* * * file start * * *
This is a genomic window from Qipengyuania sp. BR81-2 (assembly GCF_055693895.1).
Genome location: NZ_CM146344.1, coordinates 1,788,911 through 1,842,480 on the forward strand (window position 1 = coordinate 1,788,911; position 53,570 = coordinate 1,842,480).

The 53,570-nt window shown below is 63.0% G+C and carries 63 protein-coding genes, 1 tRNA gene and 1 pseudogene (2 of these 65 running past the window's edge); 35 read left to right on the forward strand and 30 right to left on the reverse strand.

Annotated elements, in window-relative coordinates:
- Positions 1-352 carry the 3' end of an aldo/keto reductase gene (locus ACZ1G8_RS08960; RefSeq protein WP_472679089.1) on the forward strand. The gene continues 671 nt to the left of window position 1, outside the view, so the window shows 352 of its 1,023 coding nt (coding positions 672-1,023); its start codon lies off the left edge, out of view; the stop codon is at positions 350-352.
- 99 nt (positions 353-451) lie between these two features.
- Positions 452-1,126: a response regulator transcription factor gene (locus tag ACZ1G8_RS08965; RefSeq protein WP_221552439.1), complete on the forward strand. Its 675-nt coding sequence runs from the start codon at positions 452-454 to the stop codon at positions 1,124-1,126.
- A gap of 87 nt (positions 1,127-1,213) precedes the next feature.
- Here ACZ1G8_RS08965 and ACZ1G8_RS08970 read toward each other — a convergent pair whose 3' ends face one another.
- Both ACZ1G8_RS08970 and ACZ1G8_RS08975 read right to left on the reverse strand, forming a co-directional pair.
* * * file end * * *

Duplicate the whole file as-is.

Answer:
This is a genomic window from Qipengyuania sp. BR81-2 (assembly GCF_055693895.1).
Genome location: NZ_CM146344.1, coordinates 1,788,911 through 1,842,480 on the forward strand (window position 1 = coordinate 1,788,911; position 53,570 = coordinate 1,842,480).

The 53,570-nt window shown below is 63.0% G+C and carries 63 protein-coding genes, 1 tRNA gene and 1 pseudogene (2 of these 65 running past the window's edge); 35 read left to right on the forward strand and 30 right to left on the reverse strand.

Annotated elements, in window-relative coordinates:
- Positions 1-352 carry the 3' end of an aldo/keto reductase gene (locus ACZ1G8_RS08960; RefSeq protein WP_472679089.1) on the forward strand. The gene continues 671 nt to the left of window position 1, outside the view, so the window shows 352 of its 1,023 coding nt (coding positions 672-1,023); its start codon lies off the left edge, out of view; the stop codon is at positions 350-352.
- 99 nt (positions 353-451) lie between these two features.
- Positions 452-1,126: a response regulator transcription factor gene (locus tag ACZ1G8_RS08965; RefSeq protein WP_221552439.1), complete on the forward strand. Its 675-nt coding sequence runs from the start codon at positions 452-454 to the stop codon at positions 1,124-1,126.
- A gap of 87 nt (positions 1,127-1,213) precedes the next feature.
- Here ACZ1G8_RS08965 and ACZ1G8_RS08970 read toward each other — a convergent pair whose 3' ends face one another.
- Both ACZ1G8_RS08970 and ACZ1G8_RS08975 read right to left on the reverse strand, forming a co-directional pair.